Sport: Triathlon

How did you become involved in your sport?

At a young age I took up running after competing in a charity 5km. After that event I continued to train by myself and competed in races ranging from 5km to half marathons. For the longer races I decided to buy a road bike so I could include some cross training and variety into my training. Not long after this I discovered triathlon whilst watching the 2016 Rio Olympics and I remember thinking how cool those athletes were. Going from the swim, to the bike and then to the run looked incredibly difficult and I knew someday I needed to try this. For two years I debated if I should learn how to swim properly or not because I was a bad swimmer. I then entered into my first triathlon which forced me to get swimming lessons and that is probably the best decision I have ever made. After my first triathlon I was hooked.

What is it that you love about your sport?

The best thing about triathlon is the variety in training. You never get sick of it as you are training for three sports rather than just one. If I wake up some morning and I don’t feel like I’m mentally committed to do my running session I can easily replace it with a bike session and do that run later in the week. Another great thing about triathlon is that there are so many different forms of racing. You can race anything from a short 1-hour race right up to an Ironman which can take up to 12 hours to complete. Right now I am focusing on the Sprint and Olympic distance triathlons but in the future I would like to complete a few Ironman’s.

What are your earliest sporting memories?

My earliest sporting memories is from taking part in cross country races whilst in primary school. I also used to play indoor football every Thursday night in the Lakeland Forum. I remember at a young age experimenting and trying out new sports including rugby, tennis and Jiu-Jitsu.

Who was, or is, your biggest influence?

My biggest influence is Fraser Cartmell from Global Triathlon Network. Fraser is a retired professional triathlete with multiple Scottish champion and Ironman wins. When he retired he joined Global Triathlon Network as a presenter. Fraser and the rest of the GTN presenters upload daily triathlon related content including training information, race breakdowns and all other sorts of information.

Who do you look up to in your chosen sport?

In my chosen sport I look up to the Norwegian athlete and Ironman 70.3 world record holder Kristian Blummenfelt. Kristian is well known for his ability to push hard in the red zone for long periods of time. He even said once he enjoys the pain. Kristian’s racing style is also different from everyone else. He is very aggressive when he races and likes to sit in the front of the race and push the pace any chance he gets.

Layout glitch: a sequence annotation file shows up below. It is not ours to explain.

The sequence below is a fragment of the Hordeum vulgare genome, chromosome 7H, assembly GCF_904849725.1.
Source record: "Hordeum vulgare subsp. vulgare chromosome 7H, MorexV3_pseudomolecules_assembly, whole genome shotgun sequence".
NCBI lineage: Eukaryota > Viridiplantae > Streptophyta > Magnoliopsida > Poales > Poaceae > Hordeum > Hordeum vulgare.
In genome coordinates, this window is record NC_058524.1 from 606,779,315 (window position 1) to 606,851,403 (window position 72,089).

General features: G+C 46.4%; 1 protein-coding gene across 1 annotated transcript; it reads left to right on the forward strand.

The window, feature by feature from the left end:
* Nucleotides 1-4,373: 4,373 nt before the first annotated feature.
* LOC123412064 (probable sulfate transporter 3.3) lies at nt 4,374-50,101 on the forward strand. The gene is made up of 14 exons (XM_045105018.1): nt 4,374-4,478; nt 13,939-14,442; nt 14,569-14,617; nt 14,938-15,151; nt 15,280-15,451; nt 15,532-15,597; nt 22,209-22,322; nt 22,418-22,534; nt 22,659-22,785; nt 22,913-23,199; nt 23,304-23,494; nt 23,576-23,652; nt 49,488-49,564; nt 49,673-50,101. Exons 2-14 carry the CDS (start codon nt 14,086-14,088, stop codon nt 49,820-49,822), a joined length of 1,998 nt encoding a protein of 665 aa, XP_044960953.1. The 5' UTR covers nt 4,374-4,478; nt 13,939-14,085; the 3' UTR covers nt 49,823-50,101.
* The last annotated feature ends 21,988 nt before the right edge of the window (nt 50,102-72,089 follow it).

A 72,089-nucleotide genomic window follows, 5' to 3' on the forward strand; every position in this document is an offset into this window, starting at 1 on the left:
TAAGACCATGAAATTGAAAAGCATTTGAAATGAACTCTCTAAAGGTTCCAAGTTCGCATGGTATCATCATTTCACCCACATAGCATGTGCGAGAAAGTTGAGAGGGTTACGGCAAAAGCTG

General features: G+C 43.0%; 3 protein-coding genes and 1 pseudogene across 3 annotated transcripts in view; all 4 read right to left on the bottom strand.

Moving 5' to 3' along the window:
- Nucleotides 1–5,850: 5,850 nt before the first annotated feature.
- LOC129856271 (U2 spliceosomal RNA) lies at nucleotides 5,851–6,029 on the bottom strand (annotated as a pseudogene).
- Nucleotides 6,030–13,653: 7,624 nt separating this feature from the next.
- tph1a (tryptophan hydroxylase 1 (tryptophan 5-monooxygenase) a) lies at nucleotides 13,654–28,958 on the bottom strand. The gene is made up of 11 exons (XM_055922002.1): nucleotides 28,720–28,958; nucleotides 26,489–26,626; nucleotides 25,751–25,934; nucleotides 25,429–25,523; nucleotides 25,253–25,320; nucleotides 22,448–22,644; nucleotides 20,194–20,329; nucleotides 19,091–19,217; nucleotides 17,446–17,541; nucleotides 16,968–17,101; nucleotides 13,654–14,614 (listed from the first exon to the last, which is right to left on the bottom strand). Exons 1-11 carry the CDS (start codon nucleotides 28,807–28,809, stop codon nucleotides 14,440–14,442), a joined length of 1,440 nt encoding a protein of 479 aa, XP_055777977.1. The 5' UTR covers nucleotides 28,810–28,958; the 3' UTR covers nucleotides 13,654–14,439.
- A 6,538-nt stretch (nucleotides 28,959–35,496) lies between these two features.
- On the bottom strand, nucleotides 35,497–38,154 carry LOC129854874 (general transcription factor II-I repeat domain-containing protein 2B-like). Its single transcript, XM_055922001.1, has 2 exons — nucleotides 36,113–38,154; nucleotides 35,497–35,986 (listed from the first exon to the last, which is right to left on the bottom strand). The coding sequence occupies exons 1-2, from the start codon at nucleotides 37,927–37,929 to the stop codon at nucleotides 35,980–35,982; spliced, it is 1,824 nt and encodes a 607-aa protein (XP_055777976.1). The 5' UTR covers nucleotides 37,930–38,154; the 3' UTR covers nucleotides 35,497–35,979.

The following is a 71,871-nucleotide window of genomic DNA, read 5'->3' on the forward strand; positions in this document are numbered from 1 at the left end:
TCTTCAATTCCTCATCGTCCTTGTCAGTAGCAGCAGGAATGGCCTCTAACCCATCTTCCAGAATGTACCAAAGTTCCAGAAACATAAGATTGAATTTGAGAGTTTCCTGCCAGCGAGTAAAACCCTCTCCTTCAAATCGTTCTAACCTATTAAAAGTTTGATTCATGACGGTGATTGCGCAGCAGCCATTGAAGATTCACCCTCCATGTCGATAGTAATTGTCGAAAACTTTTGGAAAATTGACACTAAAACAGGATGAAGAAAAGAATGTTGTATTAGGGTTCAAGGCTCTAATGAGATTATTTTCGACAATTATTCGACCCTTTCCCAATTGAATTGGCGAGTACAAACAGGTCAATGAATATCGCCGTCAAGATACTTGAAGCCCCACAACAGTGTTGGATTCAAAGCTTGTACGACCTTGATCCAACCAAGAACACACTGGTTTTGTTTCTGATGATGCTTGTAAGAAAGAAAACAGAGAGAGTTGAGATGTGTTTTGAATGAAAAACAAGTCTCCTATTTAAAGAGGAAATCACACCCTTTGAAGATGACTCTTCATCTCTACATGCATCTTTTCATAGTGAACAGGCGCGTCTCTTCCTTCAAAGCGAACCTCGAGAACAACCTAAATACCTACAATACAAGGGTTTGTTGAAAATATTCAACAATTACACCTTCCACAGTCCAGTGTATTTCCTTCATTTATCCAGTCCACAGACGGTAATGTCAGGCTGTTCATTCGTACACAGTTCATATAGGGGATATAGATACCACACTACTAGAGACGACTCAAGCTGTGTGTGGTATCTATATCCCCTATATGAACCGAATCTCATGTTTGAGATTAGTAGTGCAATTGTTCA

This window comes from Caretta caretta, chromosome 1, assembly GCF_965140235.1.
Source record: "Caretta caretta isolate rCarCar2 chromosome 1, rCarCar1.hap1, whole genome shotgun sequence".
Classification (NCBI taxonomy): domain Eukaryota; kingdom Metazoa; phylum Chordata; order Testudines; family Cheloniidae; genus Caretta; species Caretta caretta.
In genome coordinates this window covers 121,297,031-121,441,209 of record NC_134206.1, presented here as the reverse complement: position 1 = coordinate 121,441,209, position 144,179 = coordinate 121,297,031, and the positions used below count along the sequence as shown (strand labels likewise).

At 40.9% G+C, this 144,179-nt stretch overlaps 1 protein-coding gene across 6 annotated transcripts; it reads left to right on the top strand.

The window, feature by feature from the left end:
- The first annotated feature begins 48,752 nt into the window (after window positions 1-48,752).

Could you give us an example of what a typical week involves for yourself ?

Before the pandemic I trained around six days a week. I aimed to get at least three swim sessions, three bike rides and three runs in a week. I prioritise my cycling over my running and swimming more because cycling takes up the most part of a triathlon race. Triathlon racing is seasonal and in our country, races are only held during the summer months. Training load and intensity depends on what season we are in. After the summer racing season we go into the off season where the training load and intensity is reduced. I like to follow the 80/20 rule which means 80 per cent of my training is low intensity training and 20 per cent is high intensity training.

What do you think are the key to being successful in sport?

The key to being successful in sport is being consistent in your training. It’s also important to have variety in your training including low intensity work with also some high intensity and longer training sessions. Recovery and injury prevention is also a massive part of sport especially for triathlon as you are training for three sports.

What have been your biggest successes to date?

Personally I don’t see any of my running or triathlon AG (Age Group) wins as my biggest successes. For me, my biggest success was learning how to swim freestyle at the age of 18. One of the biggest things that stops people from taking up triathlon is that they didn’t learn how to swim properly at a young age and they believe it is too late to learn. I am proof that it’s never too late to learn how to swim and become a good swimmer.

What are your goals for the future?

In the next couple of years I would like to continue racing in the sprint and Olympic race distances and try to achieve my full potential in those distances. My big goal is that in the far future I would eventually like to race in the half ironman and ironman distance races and qualify as an AG athlete for the Ironman World Championships in Kona, Hawaii.

What bit of advice would you offer to anybody starting out in your chosen sport?

My best bit of advice for anyone starting out or wanting to start triathlon is to go and join a club.

I personally have learnt so much about the sport from joining Cuilcagh Triathlon Club and my progression has increased dramatically since joining. Surround yourself with people experienced in the sport and they will guide you in the right directions also you will make friends for life. You don’t need to be fit or a great cyclist to start triathlon.

There are so many short events like Try-a-Tri’s that are run for triathlon first timers and beginners.